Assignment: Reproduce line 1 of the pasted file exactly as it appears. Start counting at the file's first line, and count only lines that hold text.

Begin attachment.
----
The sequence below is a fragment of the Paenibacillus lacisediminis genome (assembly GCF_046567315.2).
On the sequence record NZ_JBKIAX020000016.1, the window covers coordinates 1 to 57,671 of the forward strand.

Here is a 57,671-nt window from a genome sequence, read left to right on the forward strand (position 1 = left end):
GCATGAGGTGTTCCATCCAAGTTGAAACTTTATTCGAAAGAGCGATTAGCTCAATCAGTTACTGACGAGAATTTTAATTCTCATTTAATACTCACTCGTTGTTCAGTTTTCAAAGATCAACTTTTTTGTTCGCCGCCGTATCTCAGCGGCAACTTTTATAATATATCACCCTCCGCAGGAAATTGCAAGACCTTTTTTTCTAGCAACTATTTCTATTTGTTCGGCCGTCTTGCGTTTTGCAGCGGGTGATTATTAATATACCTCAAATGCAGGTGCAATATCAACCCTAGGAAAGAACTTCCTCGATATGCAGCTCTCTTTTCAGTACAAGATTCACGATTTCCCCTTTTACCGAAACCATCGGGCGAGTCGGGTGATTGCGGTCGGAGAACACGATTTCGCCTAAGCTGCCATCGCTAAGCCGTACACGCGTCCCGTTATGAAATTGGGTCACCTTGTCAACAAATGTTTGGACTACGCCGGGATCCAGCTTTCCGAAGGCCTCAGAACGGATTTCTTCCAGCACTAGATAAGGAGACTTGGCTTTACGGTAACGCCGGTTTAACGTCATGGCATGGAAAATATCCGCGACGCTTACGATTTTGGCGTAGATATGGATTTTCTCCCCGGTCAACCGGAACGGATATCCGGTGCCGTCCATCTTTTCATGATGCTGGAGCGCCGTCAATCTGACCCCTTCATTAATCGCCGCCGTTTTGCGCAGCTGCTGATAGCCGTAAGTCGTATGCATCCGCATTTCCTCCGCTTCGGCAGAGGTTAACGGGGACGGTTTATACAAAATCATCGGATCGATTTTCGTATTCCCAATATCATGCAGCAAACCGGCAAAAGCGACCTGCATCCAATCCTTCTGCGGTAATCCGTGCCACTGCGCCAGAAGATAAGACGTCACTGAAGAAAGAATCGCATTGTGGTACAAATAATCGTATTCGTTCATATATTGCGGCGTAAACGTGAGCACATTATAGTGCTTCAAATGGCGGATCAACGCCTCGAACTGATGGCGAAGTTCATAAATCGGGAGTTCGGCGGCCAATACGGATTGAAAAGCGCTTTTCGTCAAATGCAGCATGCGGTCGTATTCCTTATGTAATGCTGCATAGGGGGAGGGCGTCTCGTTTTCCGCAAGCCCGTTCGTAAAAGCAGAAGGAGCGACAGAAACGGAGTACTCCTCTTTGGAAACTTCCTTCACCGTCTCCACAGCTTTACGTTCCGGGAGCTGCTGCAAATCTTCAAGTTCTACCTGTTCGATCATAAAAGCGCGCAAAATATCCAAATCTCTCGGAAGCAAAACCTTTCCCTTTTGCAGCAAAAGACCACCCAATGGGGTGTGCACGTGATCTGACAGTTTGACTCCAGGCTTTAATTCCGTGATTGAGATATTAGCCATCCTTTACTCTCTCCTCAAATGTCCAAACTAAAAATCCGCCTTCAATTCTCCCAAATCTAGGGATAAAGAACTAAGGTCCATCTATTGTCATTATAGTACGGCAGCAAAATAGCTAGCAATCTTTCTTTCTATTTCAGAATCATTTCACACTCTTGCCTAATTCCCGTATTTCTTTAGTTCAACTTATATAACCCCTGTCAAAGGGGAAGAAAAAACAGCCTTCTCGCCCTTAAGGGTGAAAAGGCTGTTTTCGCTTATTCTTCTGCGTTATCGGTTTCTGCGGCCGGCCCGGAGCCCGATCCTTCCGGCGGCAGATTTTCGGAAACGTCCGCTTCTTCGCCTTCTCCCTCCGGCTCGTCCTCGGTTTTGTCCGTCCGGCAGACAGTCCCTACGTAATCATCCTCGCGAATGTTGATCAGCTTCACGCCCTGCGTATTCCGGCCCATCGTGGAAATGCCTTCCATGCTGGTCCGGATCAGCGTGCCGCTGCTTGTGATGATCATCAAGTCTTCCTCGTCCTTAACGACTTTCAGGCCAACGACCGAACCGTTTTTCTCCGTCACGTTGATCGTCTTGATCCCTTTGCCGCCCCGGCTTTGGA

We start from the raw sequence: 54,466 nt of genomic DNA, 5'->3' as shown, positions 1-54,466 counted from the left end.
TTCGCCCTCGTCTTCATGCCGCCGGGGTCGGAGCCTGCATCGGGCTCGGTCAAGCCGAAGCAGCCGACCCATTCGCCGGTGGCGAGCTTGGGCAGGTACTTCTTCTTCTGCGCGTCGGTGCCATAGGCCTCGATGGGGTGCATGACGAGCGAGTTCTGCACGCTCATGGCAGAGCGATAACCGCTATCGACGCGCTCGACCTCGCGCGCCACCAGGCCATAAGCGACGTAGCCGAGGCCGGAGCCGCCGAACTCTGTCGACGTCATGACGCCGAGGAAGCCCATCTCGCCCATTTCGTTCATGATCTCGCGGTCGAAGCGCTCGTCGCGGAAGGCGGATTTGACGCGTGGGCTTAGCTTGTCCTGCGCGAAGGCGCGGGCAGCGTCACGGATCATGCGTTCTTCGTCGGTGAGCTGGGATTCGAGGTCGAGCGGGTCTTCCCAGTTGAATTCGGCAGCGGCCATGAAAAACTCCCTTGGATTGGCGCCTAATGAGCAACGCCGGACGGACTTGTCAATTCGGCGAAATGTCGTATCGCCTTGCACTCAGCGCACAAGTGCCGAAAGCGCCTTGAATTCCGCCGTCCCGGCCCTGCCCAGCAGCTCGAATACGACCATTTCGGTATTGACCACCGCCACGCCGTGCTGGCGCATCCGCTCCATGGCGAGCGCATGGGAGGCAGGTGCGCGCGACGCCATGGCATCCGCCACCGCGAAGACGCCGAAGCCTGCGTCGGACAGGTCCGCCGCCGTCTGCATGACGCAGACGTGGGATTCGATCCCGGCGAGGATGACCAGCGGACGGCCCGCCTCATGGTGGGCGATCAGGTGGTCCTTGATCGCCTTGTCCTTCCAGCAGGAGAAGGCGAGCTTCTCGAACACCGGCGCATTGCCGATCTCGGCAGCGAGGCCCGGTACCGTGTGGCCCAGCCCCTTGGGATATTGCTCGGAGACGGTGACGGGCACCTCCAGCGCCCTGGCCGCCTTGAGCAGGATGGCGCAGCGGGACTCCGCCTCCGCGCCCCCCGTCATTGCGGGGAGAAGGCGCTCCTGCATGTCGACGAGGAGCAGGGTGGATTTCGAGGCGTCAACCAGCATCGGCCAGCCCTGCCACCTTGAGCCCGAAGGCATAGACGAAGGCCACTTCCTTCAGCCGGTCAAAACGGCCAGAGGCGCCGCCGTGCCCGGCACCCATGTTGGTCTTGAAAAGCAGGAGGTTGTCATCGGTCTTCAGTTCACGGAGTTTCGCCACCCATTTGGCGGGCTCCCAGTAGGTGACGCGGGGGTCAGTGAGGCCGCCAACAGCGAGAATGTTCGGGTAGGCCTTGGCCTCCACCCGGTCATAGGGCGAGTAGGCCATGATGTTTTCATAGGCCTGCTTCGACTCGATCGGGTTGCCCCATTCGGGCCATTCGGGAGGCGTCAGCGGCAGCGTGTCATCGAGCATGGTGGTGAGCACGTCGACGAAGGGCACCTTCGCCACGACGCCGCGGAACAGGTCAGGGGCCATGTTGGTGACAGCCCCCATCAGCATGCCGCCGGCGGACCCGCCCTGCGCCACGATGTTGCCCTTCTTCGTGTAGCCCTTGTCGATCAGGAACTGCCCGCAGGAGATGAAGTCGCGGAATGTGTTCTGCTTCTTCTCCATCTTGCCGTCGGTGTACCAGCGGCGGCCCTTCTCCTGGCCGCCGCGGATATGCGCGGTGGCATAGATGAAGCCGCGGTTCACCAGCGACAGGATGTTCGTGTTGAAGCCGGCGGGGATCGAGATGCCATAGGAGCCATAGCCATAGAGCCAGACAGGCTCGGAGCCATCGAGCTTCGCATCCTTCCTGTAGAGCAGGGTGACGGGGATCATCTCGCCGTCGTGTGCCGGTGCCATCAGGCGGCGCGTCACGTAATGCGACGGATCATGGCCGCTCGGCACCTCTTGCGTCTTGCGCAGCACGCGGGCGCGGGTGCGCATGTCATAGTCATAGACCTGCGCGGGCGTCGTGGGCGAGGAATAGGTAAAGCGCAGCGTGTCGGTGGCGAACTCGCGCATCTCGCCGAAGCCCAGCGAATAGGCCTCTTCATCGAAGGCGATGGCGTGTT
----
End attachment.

The sequence below is a fragment of the Paenibacillus lacisediminis genome (assembly GCF_046567315.2).